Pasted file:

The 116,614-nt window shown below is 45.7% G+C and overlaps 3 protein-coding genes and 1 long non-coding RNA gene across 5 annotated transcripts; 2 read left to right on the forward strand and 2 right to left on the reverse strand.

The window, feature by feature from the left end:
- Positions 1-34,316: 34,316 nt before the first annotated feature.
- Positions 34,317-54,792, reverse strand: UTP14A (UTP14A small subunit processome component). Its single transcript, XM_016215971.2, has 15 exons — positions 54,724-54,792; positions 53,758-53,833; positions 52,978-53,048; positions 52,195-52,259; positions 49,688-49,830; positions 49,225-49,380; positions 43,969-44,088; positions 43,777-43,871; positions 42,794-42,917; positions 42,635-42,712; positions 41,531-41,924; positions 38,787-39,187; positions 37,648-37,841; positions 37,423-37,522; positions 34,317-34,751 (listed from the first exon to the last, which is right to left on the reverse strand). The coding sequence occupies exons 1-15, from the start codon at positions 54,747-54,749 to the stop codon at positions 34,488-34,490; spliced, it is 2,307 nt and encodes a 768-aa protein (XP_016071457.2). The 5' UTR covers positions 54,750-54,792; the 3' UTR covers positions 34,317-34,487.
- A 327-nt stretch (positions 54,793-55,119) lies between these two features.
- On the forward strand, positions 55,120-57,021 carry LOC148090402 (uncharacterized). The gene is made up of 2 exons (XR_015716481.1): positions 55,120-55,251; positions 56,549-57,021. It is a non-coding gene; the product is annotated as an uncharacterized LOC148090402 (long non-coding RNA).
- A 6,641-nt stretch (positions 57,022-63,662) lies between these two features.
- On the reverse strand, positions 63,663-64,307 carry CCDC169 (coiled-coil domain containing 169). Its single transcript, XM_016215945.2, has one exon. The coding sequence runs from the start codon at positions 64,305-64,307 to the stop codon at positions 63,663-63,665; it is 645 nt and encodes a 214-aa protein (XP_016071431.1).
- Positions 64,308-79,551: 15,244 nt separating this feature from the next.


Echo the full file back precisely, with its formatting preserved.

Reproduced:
The 116,614-nt window shown below is 45.7% G+C and overlaps 3 protein-coding genes and 1 long non-coding RNA gene across 5 annotated transcripts; 2 read left to right on the forward strand and 2 right to left on the reverse strand.

The window, feature by feature from the left end:
- Positions 1-34,316: 34,316 nt before the first annotated feature.
- Positions 34,317-54,792, reverse strand: UTP14A (UTP14A small subunit processome component). Its single transcript, XM_016215971.2, has 15 exons — positions 54,724-54,792; positions 53,758-53,833; positions 52,978-53,048; positions 52,195-52,259; positions 49,688-49,830; positions 49,225-49,380; positions 43,969-44,088; positions 43,777-43,871; positions 42,794-42,917; positions 42,635-42,712; positions 41,531-41,924; positions 38,787-39,187; positions 37,648-37,841; positions 37,423-37,522; positions 34,317-34,751 (listed from the first exon to the last, which is right to left on the reverse strand). The coding sequence occupies exons 1-15, from the start codon at positions 54,747-54,749 to the stop codon at positions 34,488-34,490; spliced, it is 2,307 nt and encodes a 768-aa protein (XP_016071457.2). The 5' UTR covers positions 54,750-54,792; the 3' UTR covers positions 34,317-34,487.
- A 327-nt stretch (positions 54,793-55,119) lies between these two features.
- On the forward strand, positions 55,120-57,021 carry LOC148090402 (uncharacterized). The gene is made up of 2 exons (XR_015716481.1): positions 55,120-55,251; positions 56,549-57,021. It is a non-coding gene; the product is annotated as an uncharacterized LOC148090402 (long non-coding RNA).
- A 6,641-nt stretch (positions 57,022-63,662) lies between these two features.
- On the reverse strand, positions 63,663-64,307 carry CCDC169 (coiled-coil domain containing 169). Its single transcript, XM_016215945.2, has one exon. The coding sequence runs from the start codon at positions 64,305-64,307 to the stop codon at positions 63,663-63,665; it is 645 nt and encodes a 214-aa protein (XP_016071431.1).
- Positions 64,308-79,551: 15,244 nt separating this feature from the next.